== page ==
It was no ordinary school visit, requiring a flight out on a Cessna Caravan (a light aircraft) and several nights’ stay. But Katrina said it was worth the effort to personally engage with 12 classes of students from Years 7 to 12. She shared her career journey and aimed to inspire them to pursue university studies. 

“Across all age groups, I emphasised the importance of their cultural knowledge and how it can be integrated into research. I also discussed the opportunities for remote work and how they can pursue higher education and research while staying connected to their community.”

A memorable moment for Katrina was a heartfelt discussion with students about their dreams for their future and how they can contribute to their communities through STEM. 

“I wanted them to understand that they can become experts in their chosen field. They can influence what is researched, how it is researched, and access funding to improve outcomes and infrastructure in their communities. 

“By understanding how STEM disciplines relate to real-world challenges, students can contribute to solving local issues and improving living conditions.”

STEM professionals go the distance

Katrina’s personal takeaway from the visit reaffirmed the importance of representation and role modelling. She believes it's possible to show students the possibilities within STEM, while honouring and integrating their cultural knowledge. This can have a powerful and lasting impact on their lives and aspirations.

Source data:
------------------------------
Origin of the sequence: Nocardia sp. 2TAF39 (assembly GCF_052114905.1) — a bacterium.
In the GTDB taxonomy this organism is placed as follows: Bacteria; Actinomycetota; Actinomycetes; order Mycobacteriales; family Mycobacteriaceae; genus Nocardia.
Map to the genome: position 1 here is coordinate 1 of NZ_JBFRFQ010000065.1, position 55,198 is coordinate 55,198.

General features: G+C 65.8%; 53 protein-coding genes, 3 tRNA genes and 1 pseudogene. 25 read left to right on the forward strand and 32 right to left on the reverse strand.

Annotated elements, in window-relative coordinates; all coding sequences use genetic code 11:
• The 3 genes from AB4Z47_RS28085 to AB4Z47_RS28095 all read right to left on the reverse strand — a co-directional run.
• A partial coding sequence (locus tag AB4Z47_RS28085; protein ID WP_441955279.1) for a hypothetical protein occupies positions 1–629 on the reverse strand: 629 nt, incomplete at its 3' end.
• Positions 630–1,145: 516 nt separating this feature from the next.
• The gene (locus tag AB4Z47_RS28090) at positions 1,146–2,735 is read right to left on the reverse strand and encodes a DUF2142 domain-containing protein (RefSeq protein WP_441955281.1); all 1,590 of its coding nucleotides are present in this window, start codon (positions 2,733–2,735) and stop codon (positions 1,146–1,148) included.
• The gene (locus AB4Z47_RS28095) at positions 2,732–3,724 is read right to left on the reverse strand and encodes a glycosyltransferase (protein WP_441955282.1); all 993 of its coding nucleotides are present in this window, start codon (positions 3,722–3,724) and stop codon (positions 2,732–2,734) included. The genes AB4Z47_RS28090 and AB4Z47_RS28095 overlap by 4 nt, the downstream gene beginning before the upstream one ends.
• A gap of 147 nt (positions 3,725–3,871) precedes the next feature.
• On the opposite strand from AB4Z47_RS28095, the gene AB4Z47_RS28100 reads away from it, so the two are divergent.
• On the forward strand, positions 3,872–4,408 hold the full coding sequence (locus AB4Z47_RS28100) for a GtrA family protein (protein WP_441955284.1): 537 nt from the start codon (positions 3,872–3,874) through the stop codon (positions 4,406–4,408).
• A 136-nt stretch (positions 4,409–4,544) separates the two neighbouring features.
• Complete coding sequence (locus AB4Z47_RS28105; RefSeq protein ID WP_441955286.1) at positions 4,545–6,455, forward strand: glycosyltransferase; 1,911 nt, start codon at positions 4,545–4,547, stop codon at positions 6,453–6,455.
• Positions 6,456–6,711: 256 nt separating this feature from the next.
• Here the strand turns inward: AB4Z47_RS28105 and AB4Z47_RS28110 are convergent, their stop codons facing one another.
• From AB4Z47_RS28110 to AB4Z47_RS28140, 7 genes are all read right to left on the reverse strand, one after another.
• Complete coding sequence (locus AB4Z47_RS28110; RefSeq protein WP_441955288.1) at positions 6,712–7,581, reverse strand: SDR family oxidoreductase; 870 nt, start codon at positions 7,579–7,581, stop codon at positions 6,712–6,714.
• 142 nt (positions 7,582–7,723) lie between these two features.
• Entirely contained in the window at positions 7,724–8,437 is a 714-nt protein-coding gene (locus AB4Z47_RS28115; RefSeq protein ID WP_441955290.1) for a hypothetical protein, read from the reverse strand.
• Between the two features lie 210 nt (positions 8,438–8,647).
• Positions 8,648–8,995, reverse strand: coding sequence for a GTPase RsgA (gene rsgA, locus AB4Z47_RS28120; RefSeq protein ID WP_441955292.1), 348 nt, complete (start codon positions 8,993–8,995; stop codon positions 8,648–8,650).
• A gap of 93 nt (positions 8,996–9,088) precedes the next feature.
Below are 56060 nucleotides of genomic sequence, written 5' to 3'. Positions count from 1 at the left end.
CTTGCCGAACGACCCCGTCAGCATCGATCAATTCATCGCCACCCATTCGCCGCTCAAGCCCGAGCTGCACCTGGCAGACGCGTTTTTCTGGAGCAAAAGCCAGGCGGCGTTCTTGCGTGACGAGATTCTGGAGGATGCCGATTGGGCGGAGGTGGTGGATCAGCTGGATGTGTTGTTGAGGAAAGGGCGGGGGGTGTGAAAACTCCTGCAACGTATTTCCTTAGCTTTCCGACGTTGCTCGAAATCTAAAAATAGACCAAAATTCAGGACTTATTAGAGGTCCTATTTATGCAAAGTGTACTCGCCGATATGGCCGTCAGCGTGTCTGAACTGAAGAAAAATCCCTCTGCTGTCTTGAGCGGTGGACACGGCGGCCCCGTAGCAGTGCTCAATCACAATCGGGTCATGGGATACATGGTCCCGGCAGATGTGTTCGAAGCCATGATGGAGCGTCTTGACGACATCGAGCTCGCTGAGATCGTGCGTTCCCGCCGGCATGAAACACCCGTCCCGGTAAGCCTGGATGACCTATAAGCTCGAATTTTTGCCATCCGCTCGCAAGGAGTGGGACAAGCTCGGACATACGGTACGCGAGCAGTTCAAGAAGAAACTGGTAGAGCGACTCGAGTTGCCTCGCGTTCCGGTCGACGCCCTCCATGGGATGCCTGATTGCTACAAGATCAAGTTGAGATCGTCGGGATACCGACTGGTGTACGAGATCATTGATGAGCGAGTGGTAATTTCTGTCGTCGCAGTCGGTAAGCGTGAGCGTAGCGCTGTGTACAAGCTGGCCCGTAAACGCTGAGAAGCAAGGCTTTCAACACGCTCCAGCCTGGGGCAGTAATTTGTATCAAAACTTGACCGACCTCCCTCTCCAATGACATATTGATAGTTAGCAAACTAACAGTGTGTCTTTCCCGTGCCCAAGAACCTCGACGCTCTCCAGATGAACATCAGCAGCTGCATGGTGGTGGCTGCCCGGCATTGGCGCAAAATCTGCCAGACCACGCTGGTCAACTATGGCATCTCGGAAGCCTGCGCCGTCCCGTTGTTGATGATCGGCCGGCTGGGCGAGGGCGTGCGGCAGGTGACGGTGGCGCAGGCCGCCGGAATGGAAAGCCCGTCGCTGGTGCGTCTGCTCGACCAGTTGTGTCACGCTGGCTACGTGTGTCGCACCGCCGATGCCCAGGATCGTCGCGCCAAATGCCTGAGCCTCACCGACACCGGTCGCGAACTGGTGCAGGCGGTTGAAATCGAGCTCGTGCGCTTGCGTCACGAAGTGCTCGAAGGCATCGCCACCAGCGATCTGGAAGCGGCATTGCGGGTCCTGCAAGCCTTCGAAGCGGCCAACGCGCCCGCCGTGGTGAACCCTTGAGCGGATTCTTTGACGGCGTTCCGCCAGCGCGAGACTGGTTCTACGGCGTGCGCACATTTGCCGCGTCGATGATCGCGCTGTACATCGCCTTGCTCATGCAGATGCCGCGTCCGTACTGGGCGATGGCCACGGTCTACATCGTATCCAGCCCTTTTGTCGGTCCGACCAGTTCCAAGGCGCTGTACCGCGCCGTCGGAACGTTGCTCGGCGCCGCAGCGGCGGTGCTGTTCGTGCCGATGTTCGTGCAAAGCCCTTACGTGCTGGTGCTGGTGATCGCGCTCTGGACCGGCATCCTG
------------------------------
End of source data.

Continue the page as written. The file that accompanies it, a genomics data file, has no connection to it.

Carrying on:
As a student, Katrina was actively discouraged from studying higher level maths, and never benefited from a STEM professional visit to her school. She sees her partnership with Lisa and Tagai State College as her way of being that difference for another student’s schooling journey. 

“Seeing someone who shares your cultural heritage succeeding in STEM can be incredibly motivating, and especially beneficial for students in very remote areas such as the Torres Strait. 

“I hope to empower these students to pursue their dreams and contribute to the preservation and advancement of our cultural heritage through research.”

Ongoing connection, ongoing benefits in schools

Lisa and Katrina’s partnership continues through STEM Professionals in Schools, and they plan to continue to connect as opportunities arise.

They didn’t have too long to wait however, as a group of Tagai State College’s Year 10 students recently visited Meanjin (Brisbane) for a school trip. They were able to use the opportunity to meet again. 

Katrina invited them to visit QUT where they met several other staff members from the Torres Strait. The students networked in Creole, their first language. 

Katrina said it was wonderful to see their excitement as they made even further connections with scientists and pathways, all with a shared cultural background. 

“They had a great time, and several students mentioned they are already thinking of pursuing tertiary study. Mission success!”

STEM Professionals in Schools connects schools even in the most remote locations of Australia with cutting-edge science and industry insights. There is no obligation to travel – partnerships can operate fully online and through virtual activities.